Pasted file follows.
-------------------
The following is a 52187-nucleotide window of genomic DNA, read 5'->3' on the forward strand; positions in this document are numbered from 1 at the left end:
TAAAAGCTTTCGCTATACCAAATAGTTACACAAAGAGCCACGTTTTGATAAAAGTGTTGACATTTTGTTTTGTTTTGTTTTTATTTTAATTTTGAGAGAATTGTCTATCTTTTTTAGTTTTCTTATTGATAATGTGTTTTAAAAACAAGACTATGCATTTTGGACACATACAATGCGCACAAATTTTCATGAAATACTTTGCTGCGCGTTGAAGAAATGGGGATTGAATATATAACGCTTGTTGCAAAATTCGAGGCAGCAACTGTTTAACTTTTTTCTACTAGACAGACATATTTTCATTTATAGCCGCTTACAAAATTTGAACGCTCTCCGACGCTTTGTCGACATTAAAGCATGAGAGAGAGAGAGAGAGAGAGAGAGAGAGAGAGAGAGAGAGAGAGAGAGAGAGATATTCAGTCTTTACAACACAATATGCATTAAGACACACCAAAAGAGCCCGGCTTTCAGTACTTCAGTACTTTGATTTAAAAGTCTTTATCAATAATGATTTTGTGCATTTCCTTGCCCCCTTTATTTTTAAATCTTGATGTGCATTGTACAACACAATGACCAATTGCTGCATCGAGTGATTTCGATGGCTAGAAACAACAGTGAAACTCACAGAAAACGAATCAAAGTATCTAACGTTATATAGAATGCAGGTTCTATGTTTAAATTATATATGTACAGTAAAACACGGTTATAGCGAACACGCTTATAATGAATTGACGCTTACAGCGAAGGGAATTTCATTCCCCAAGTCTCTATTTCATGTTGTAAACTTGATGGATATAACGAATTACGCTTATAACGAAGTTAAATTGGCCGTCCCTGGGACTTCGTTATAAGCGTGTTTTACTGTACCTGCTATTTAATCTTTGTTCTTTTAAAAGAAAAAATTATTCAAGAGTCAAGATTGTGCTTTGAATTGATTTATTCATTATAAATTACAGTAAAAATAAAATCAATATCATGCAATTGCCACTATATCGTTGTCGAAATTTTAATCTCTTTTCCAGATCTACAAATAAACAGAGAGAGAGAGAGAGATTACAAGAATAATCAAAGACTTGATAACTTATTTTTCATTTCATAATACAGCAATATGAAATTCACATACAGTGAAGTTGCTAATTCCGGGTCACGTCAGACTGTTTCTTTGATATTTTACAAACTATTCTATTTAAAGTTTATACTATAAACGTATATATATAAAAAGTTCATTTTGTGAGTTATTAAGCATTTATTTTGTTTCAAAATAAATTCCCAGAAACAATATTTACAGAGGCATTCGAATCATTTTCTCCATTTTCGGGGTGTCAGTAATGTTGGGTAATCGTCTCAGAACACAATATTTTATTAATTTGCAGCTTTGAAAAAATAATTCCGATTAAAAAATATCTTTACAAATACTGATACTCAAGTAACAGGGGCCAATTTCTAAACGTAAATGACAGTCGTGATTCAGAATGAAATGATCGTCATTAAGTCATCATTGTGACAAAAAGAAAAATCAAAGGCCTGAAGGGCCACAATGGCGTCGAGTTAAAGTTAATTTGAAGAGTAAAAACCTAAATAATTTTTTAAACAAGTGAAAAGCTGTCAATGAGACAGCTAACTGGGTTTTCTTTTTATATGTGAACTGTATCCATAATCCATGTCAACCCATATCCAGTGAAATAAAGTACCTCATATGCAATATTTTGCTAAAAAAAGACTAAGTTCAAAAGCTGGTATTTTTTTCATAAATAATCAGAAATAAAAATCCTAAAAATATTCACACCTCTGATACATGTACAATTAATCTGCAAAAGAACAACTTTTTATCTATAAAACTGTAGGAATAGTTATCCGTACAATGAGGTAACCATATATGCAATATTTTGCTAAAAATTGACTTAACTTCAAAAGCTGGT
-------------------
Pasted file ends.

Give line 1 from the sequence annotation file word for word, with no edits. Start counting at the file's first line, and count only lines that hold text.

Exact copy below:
The following is a 52187-nucleotide window of genomic DNA, read 5'->3' on the forward strand; positions in this document are numbered from 1 at the left end: